When Skyler Kilborn and Logan Grimé formed the electro-pop outfit Midi Matilda in late 2011, they agreed on a plan: Instead of posting fliers on the street and begging friends and family to show up to their gigs, as they had done for years while playing in alt-rock bands, they would spend a year perfecting their sound in the studio before committing to a show. As it turned out, the San Francisco-based duo ended up making its debut only a few months later, in March 2012, to a sold-out crowd at Cafe du Nord. But Kilborn and Grimé have no regrets. On May 17, they’ll play their first headlining show, at Rickshaw Stop, and this summer, they’ll perform at Outside Lands as one of only a handful of local bands asked to play.
“It used to be, play shows to promote a record,” said Kilborn during an interview, as Grimé nodded emphatically next to him. “Now it’s like, create the content and ‘the world’ to make the show happen.”
Their approach seems to be working: The music video for their first single, “Day Dreams,” currently has more than 117,000 views on YouTube, and the track has been picked up by Hype Machine and the blog Neon Gold Beat Company. The Huffington Post ran a feature on them in April 2012, although Kilborn says the site misquoted him and made them “look like dicks.” Still, the attention has only helped the quickly rising duo.
Grimé and Kilborn met at Emeryville’s Ex’pression College for Digital Arts in 2008. They both had backgrounds playing in relatively unknown grunge and indie rock bands: Grimé as a drummer and Kilborn as a guitarist. They briefly played together in what they described as an “Against Me!-meets-Tom Waits-meets-Foo Fighters”-esque group called Bullets Can’t Kill Danny, but the group quickly disbanded, leaving Grimé and Logan thinking about what to do next.
“We both come from a background of rock,” Kilborn said. He further clarified: “Of rocking out.” But they also had a love of pop music.
Inspired by the Canadian electronic act Chromeo (also a duo) and the ability of technology to create “invisible band members,” Kilborn and Grimé started crafting pop songs, hopeful that they would translate to a live setting with the help of playback tracks. The five songs that ended up making it onto Midi Matilda’s debut EP, Red Light District — which was released on Bandcamp in February 2012 — are driven by layered vocals, woozy synths, clean and concise drumming, and straightforward hooks. The sound is tight, intricate, and pure pop: headphone music for the fatigued nine-to-fiver daydreaming about the weekend.
The band has paid equal attention to its image. Grimé directed and shot the video for “Day Dreams” over the course of ten nights in San Francisco and Berkeley. He first filmed himself and Kilborn running and dancing in a studio, then captured each individual frame — 3,300 in total — and projected them onto thousands of surfaces around the cities. Then they sent the video to blogs they’d read and liked, with no PR machine behind them.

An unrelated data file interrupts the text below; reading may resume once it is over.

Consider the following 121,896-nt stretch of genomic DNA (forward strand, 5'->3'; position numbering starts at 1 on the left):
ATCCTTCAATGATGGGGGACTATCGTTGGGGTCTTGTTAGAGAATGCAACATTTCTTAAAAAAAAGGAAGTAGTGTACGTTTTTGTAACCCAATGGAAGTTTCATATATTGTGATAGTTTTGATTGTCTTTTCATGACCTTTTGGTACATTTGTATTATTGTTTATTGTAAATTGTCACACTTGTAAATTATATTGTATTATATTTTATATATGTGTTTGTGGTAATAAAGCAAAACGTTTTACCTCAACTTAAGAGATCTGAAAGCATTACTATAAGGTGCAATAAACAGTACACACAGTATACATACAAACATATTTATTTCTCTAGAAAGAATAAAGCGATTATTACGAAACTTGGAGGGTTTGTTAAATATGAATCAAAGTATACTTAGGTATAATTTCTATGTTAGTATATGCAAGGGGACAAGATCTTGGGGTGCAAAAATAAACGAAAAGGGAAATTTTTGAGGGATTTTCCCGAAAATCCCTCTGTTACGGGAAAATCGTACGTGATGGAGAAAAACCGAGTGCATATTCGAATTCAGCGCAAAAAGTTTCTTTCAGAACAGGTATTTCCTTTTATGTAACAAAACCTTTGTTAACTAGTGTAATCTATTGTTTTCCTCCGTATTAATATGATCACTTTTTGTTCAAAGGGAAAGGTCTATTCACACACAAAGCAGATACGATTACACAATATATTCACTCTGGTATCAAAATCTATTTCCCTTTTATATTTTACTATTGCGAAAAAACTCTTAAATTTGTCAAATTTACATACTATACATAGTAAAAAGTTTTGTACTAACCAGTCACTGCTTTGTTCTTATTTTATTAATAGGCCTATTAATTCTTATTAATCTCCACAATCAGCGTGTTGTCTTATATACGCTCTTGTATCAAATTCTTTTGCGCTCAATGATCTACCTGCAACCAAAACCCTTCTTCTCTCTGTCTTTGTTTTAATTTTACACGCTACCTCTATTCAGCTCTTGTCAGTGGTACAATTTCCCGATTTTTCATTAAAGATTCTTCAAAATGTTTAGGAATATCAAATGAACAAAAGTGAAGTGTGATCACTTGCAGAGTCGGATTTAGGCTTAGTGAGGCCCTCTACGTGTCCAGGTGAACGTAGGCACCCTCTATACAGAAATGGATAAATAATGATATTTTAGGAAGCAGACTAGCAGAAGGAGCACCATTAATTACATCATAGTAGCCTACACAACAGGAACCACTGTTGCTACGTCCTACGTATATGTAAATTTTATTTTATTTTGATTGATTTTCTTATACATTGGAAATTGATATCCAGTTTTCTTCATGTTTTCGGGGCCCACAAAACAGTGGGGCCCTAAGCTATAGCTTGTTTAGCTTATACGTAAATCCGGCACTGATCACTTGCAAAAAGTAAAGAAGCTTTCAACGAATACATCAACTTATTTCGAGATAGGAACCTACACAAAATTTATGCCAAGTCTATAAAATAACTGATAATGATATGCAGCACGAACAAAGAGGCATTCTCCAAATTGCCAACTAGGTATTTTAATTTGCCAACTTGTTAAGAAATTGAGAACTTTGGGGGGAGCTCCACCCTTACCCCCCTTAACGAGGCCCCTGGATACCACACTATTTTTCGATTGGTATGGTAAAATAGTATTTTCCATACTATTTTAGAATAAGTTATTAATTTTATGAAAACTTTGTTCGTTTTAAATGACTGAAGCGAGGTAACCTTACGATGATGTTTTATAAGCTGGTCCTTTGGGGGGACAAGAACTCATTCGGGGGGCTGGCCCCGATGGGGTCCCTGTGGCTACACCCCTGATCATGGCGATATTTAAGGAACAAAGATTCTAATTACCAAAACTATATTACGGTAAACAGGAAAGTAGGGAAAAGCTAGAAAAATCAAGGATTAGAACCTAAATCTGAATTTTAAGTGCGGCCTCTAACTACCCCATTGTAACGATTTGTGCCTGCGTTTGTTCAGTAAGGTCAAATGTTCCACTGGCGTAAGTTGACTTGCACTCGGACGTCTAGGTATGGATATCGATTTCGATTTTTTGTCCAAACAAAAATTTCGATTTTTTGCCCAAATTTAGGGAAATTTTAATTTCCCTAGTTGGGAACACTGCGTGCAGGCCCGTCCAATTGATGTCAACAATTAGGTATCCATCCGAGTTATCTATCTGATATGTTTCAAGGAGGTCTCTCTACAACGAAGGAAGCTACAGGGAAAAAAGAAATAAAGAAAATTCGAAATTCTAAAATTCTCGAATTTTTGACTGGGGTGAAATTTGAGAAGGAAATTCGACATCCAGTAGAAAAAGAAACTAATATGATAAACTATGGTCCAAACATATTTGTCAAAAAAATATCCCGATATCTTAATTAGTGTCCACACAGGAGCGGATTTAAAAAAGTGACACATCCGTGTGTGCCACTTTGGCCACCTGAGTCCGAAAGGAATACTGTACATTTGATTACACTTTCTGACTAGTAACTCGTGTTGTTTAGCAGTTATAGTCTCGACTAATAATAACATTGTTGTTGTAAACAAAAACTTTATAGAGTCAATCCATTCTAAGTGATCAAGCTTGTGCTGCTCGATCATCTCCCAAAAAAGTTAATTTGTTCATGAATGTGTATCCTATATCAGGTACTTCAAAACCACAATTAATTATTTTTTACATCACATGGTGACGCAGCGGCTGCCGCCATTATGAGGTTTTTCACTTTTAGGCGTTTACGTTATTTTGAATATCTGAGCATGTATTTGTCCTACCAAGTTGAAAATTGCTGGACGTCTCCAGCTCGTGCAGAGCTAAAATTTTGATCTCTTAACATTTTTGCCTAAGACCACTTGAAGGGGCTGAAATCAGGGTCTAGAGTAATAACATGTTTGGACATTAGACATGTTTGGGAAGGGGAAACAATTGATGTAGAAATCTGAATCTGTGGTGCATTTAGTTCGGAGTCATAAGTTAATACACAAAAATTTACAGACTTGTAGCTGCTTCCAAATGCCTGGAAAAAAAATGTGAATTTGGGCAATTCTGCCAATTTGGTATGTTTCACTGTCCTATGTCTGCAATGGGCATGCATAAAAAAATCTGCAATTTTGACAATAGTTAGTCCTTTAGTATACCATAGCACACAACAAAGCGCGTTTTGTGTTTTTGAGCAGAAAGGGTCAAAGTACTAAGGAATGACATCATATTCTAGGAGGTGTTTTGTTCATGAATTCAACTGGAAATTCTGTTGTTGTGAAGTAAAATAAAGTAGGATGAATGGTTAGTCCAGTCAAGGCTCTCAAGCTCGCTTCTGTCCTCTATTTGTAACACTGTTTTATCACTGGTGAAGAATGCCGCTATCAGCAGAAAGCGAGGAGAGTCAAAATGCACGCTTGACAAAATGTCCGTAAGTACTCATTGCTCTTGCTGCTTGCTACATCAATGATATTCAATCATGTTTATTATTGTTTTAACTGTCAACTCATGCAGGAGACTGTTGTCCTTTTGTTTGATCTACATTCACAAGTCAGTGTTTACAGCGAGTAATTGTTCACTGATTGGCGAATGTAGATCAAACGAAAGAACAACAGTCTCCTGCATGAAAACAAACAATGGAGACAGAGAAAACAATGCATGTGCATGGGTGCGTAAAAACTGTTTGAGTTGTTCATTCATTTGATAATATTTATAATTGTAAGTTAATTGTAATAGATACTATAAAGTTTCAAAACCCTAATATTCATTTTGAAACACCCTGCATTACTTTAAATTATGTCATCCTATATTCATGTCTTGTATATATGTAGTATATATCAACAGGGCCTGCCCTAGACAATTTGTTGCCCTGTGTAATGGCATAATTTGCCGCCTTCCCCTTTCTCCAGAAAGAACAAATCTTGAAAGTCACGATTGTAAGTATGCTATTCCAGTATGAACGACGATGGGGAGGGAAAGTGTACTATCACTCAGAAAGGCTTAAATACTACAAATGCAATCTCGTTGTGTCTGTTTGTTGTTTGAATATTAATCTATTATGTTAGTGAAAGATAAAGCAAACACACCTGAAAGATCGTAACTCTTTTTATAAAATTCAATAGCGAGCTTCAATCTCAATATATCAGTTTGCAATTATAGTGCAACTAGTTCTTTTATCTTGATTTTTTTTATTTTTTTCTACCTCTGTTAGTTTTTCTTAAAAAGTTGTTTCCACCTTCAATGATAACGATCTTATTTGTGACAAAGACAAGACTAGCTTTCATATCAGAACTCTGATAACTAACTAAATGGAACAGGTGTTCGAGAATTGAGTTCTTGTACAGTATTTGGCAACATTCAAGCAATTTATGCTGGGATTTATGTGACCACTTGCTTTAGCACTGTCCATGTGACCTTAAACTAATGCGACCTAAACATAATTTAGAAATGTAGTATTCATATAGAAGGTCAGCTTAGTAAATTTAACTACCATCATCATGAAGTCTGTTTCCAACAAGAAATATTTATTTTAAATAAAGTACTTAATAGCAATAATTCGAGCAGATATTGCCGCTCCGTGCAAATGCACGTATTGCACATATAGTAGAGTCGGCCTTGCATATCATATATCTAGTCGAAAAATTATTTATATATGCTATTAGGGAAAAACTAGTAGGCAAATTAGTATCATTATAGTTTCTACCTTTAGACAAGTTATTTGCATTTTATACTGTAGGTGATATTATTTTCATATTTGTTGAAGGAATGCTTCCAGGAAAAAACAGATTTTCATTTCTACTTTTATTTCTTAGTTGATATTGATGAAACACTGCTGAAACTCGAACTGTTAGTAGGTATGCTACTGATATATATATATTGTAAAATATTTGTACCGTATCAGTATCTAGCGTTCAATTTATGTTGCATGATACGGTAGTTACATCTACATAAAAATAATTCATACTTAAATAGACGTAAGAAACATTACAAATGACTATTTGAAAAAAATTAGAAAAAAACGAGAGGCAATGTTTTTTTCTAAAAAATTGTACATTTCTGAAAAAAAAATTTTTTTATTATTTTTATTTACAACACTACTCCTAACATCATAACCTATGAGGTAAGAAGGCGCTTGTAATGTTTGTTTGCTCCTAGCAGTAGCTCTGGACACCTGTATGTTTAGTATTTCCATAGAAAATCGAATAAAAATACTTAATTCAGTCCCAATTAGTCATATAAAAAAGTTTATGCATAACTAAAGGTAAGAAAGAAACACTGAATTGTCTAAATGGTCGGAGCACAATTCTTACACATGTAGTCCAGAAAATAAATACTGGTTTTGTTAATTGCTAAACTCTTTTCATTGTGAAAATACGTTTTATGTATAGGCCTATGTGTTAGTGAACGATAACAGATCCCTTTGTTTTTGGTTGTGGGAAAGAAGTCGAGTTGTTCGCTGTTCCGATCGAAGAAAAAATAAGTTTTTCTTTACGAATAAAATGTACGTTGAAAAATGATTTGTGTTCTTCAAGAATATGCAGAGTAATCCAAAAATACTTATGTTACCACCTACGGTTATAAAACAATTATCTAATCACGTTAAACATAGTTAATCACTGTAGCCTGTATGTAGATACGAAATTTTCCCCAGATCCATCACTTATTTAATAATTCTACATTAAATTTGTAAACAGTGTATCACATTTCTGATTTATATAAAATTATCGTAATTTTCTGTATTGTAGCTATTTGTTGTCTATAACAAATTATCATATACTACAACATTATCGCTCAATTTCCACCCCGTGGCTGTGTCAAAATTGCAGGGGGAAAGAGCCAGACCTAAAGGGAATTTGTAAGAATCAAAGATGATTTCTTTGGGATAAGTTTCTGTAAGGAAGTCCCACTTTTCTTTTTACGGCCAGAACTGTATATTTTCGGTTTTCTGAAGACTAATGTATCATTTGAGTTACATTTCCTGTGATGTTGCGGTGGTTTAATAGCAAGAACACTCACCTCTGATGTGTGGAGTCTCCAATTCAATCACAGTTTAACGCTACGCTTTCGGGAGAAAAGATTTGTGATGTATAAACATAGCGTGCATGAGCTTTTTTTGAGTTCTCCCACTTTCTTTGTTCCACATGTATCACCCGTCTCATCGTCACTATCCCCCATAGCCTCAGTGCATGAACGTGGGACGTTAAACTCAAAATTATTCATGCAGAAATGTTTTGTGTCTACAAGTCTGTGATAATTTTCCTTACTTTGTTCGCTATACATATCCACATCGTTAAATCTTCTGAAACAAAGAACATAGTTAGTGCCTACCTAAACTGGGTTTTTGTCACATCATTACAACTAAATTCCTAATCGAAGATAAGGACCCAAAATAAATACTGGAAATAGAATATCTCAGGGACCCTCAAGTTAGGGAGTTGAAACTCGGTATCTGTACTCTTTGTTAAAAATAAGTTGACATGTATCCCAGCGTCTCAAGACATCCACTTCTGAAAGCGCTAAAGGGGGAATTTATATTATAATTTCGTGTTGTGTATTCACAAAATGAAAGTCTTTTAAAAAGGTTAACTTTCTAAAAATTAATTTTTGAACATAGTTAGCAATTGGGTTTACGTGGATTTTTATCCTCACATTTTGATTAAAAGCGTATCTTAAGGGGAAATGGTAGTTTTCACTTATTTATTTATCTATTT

“So many people get lost in the idea that they need to have a band to present to people in person,” Grimé said. “I’m like, come up with a world and show them through the amazing Internet that everyone has, and then they will come [to a show] to experience that thing.” Grimé said he believes YouTube, music blogs, and social media trump a packed music venue any day. “But to each their own,” he added, diplomatically.
Still, Midi Matilda’s music is perhaps most transformative in a live environment. At San Francisco’s Fillmore last January, where Midi Matilda opened for Geographer, Grimé was a fleshy manifestation of The Muppets’ Animal: He played with his mouth open, beamed at the audience, frequently gave “what’s up” nods to the crowd, shimmied, and shook. Kilborn, who sings and plays guitar and a Kitara, was equally as charismatic, even manning the drums at one point to let Grimé dance at the front of the stage. Another time during the show, the two walked away from their instruments and let the Kitara do the work as they performed a synchronized boogie for the crowd. By the end of the show, it was clear why the duo had been chosen to open for Shiny Toy Guns, The Dirty Heads, and Oh No Fiasco; had managed to sell out shows; and had earned a coveted spot in the Outside Lands lineup: Its talent goes beyond studio wizardry or one viral video.
Grimé said the band carefully studied Chromeo, as well as also other artists in the electronic music scene, when crafting its live performance. While Grimé said he doesn’t consider himself an expert in the genre, he’s watched its fanbase explode both online and on tour. “The audience just goes apeshit,” he said. “The production and the sound and the vibe and the energy of all the people is something that I feel isn’t tapped into by the rock shows.”
Grimé and Kilborn said they also admire artists who put on shows with big production values that aim to fully entertain; Kilborn cited Michael Jackson as an obvious example. While using playback tracks is necessary to achieve this vision, Kilborn explained, he doesn’t want to use them at the expense of the spontaneous energy of the live show: “I try to incorporate some chaos into the perfection of a playback track, just to try to add some kind of inconsistency so that it’s different every show,” he said.
The band is currently working on new material, but no release date has yet been set. In fact, the guys have been so busy playing live and writing songs that they couldn’t remember the last time they sat down and just jammed for fun.
“A couple of months ago, I think,” said Kilborn.
“Couple of months? I’d say a couple of years,” Grimé replied in disbelief.
Jamming, perhaps, is overrated.
Editor’s Note: A previous version of this article misidentified the instrument that Kilborn plays; it’s actually a Kitara, not an iPad. This version has been corrected.